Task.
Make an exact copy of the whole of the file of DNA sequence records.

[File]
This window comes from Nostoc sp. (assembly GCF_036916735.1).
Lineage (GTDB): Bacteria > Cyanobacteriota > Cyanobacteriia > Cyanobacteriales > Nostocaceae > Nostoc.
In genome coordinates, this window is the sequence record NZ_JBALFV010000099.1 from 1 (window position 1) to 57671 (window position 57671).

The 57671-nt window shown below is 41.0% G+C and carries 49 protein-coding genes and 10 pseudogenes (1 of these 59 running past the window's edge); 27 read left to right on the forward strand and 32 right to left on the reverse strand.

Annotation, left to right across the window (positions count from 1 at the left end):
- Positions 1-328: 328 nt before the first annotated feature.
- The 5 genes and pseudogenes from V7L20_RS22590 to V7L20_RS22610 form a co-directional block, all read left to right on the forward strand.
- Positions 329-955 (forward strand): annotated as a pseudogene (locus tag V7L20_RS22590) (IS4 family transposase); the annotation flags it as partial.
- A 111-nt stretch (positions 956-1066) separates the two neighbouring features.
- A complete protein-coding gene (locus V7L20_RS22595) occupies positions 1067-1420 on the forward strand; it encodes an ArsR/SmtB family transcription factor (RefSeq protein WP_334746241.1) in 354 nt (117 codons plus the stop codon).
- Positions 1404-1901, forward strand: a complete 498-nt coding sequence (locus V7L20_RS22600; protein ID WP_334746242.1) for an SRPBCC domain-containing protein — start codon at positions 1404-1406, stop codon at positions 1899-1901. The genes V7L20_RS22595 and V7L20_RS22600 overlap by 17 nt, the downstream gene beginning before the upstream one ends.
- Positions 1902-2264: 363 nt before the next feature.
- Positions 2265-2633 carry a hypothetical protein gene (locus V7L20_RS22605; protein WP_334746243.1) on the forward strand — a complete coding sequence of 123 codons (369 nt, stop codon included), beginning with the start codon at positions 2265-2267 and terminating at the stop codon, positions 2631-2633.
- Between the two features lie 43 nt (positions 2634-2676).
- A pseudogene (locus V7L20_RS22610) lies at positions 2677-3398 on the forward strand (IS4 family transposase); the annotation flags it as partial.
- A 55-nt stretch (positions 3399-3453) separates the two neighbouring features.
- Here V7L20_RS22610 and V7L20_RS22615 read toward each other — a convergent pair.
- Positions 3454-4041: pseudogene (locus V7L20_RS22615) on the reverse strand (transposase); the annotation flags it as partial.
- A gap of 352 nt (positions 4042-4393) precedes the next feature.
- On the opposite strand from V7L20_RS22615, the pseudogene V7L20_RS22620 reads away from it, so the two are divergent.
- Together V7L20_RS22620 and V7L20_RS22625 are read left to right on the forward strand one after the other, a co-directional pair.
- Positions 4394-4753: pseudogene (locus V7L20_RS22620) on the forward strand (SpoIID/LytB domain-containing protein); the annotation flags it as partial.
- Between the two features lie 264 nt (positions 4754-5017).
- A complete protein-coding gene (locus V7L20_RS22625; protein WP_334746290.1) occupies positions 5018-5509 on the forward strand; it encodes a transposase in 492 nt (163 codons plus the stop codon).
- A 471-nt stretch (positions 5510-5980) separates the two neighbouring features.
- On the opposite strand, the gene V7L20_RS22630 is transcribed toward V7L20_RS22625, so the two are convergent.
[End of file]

This window comes from Nostoc sp. (assembly GCF_036916735.1).
Lineage (GTDB): Bacteria > Cyanobacteriota > Cyanobacteriia > Cyanobacteriales > Nostocaceae > Nostoc.
In genome coordinates, this window is the sequence record NZ_JBALFV010000099.1 from 1 (window position 1) to 57671 (window position 57671).

The 57671-nt window shown below is 41.0% G+C and carries 49 protein-coding genes and 10 pseudogenes (1 of these 59 running past the window's edge); 27 read left to right on the forward strand and 32 right to left on the reverse strand.

Annotation, left to right across the window (positions count from 1 at the left end):
- Positions 1-328: 328 nt before the first annotated feature.
- The 5 genes and pseudogenes from V7L20_RS22590 to V7L20_RS22610 form a co-directional block, all read left to right on the forward strand.
- Positions 329-955 (forward strand): annotated as a pseudogene (locus tag V7L20_RS22590) (IS4 family transposase); the annotation flags it as partial.
- A 111-nt stretch (positions 956-1066) separates the two neighbouring features.
- A complete protein-coding gene (locus V7L20_RS22595) occupies positions 1067-1420 on the forward strand; it encodes an ArsR/SmtB family transcription factor (RefSeq protein WP_334746241.1) in 354 nt (117 codons plus the stop codon).
- Positions 1404-1901, forward strand: a complete 498-nt coding sequence (locus V7L20_RS22600; protein ID WP_334746242.1) for an SRPBCC domain-containing protein — start codon at positions 1404-1406, stop codon at positions 1899-1901. The genes V7L20_RS22595 and V7L20_RS22600 overlap by 17 nt, the downstream gene beginning before the upstream one ends.
- Positions 1902-2264: 363 nt before the next feature.
- Positions 2265-2633 carry a hypothetical protein gene (locus V7L20_RS22605; protein WP_334746243.1) on the forward strand — a complete coding sequence of 123 codons (369 nt, stop codon included), beginning with the start codon at positions 2265-2267 and terminating at the stop codon, positions 2631-2633.
- Between the two features lie 43 nt (positions 2634-2676).
- A pseudogene (locus V7L20_RS22610) lies at positions 2677-3398 on the forward strand (IS4 family transposase); the annotation flags it as partial.
- A 55-nt stretch (positions 3399-3453) separates the two neighbouring features.
- Here V7L20_RS22610 and V7L20_RS22615 read toward each other — a convergent pair.
- Positions 3454-4041: pseudogene (locus V7L20_RS22615) on the reverse strand (transposase); the annotation flags it as partial.
- A gap of 352 nt (positions 4042-4393) precedes the next feature.
- On the opposite strand from V7L20_RS22615, the pseudogene V7L20_RS22620 reads away from it, so the two are divergent.
- Together V7L20_RS22620 and V7L20_RS22625 are read left to right on the forward strand one after the other, a co-directional pair.
- Positions 4394-4753: pseudogene (locus V7L20_RS22620) on the forward strand (SpoIID/LytB domain-containing protein); the annotation flags it as partial.
- Between the two features lie 264 nt (positions 4754-5017).
- A complete protein-coding gene (locus V7L20_RS22625; protein WP_334746290.1) occupies positions 5018-5509 on the forward strand; it encodes a transposase in 492 nt (163 codons plus the stop codon).
- A 471-nt stretch (positions 5510-5980) separates the two neighbouring features.
- On the opposite strand, the gene V7L20_RS22630 is transcribed toward V7L20_RS22625, so the two are convergent.